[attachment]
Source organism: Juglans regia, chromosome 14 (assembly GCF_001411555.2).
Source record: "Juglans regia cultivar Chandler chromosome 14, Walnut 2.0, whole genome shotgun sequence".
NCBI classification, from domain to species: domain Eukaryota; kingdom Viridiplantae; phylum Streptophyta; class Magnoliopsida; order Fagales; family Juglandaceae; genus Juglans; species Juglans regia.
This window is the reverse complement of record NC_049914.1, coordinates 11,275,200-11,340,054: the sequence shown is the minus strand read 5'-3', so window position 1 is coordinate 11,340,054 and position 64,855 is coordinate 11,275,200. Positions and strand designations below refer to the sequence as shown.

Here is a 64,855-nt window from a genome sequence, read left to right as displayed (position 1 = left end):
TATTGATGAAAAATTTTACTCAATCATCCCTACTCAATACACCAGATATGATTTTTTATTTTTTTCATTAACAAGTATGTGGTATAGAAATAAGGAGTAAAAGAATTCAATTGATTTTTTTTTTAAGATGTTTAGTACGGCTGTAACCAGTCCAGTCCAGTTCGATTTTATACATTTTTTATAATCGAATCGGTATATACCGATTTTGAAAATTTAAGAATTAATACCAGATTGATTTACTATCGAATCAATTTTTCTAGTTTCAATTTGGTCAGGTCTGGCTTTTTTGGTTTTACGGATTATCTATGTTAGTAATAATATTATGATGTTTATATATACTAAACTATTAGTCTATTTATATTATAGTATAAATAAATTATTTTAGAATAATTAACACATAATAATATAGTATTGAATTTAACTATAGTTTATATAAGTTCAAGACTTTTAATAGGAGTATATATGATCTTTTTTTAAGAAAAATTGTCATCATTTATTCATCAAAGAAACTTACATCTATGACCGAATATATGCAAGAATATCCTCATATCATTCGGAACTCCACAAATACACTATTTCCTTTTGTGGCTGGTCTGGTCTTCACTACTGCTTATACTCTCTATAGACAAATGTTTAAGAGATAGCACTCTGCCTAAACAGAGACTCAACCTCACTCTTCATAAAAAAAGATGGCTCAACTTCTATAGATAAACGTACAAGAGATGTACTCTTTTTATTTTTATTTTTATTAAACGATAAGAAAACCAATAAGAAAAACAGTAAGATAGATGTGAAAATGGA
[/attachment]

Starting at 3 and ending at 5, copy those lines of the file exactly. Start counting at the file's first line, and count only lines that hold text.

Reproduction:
NCBI classification, from domain to species: domain Eukaryota; kingdom Viridiplantae; phylum Streptophyta; class Magnoliopsida; order Fagales; family Juglandaceae; genus Juglans; species Juglans regia.
This window is the reverse complement of record NC_049914.1, coordinates 11,275,200-11,340,054: the sequence shown is the minus strand read 5'-3', so window position 1 is coordinate 11,340,054 and position 64,855 is coordinate 11,275,200. Positions and strand designations below refer to the sequence as shown.

Here is a 64,855-nt window from a genome sequence, read left to right as displayed (position 1 = left end):